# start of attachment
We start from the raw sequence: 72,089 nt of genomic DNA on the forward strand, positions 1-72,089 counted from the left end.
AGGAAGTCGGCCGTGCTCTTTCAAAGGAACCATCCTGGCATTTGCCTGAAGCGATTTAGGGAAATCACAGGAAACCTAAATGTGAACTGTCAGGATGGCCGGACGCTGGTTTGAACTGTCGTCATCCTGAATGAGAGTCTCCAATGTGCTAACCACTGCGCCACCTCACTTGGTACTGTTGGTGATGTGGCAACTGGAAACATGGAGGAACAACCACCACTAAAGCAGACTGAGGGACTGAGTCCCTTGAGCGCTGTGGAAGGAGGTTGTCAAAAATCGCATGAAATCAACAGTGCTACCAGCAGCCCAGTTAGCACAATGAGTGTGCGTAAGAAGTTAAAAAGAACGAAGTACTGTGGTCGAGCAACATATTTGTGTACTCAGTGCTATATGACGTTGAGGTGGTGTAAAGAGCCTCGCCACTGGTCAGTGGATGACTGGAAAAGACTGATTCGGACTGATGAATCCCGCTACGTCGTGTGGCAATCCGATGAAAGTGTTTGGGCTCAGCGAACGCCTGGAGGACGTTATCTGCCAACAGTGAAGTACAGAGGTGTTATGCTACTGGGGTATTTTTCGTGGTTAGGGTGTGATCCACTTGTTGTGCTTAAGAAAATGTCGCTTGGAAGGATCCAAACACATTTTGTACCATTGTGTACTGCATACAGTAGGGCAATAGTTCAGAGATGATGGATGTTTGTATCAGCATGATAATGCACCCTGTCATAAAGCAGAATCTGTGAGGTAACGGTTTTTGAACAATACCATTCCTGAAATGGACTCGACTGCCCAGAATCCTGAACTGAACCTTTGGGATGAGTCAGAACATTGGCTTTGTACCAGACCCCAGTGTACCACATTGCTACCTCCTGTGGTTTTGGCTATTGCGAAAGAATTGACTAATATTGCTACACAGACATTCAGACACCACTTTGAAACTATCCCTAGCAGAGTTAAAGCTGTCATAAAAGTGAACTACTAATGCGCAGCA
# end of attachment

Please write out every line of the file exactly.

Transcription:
We start from the raw sequence: 72,089 nt of genomic DNA on the forward strand, positions 1-72,089 counted from the left end.
AGGAAGTCGGCCGTGCTCTTTCAAAGGAACCATCCTGGCATTTGCCTGAAGCGATTTAGGGAAATCACAGGAAACCTAAATGTGAACTGTCAGGATGGCCGGACGCTGGTTTGAACTGTCGTCATCCTGAATGAGAGTCTCCAATGTGCTAACCACTGCGCCACCTCACTTGGTACTGTTGGTGATGTGGCAACTGGAAACATGGAGGAACAACCACCACTAAAGCAGACTGAGGGACTGAGTCCCTTGAGCGCTGTGGAAGGAGGTTGTCAAAAATCGCATGAAATCAACAGTGCTACCAGCAGCCCAGTTAGCACAATGAGTGTGCGTAAGAAGTTAAAAAGAACGAAGTACTGTGGTCGAGCAACATATTTGTGTACTCAGTGCTATATGACGTTGAGGTGGTGTAAAGAGCCTCGCCACTGGTCAGTGGATGACTGGAAAAGACTGATTCGGACTGATGAATCCCGCTACGTCGTGTGGCAATCCGATGAAAGTGTTTGGGCTCAGCGAACGCCTGGAGGACGTTATCTGCCAACAGTGAAGTACAGAGGTGTTATGCTACTGGGGTATTTTTCGTGGTTAGGGTGTGATCCACTTGTTGTGCTTAAGAAAATGTCGCTTGGAAGGATCCAAACACATTTTGTACCATTGTGTACTGCATACAGTAGGGCAATAGTTCAGAGATGATGGATGTTTGTATCAGCATGATAATGCACCCTGTCATAAAGCAGAATCTGTGAGGTAACGGTTTTTGAACAATACCATTCCTGAAATGGACTCGACTGCCCAGAATCCTGAACTGAACCTTTGGGATGAGTCAGAACATTGGCTTTGTACCAGACCCCAGTGTACCACATTGCTACCTCCTGTGGTTTTGGCTATTGCGAAAGAATTGACTAATATTGCTACACAGACATTCAGACACCACTTTGAAACTATCCCTAGCAGAGTTAAAGCTGTCATAAAAGTGAACTACTAATGCGCAGCA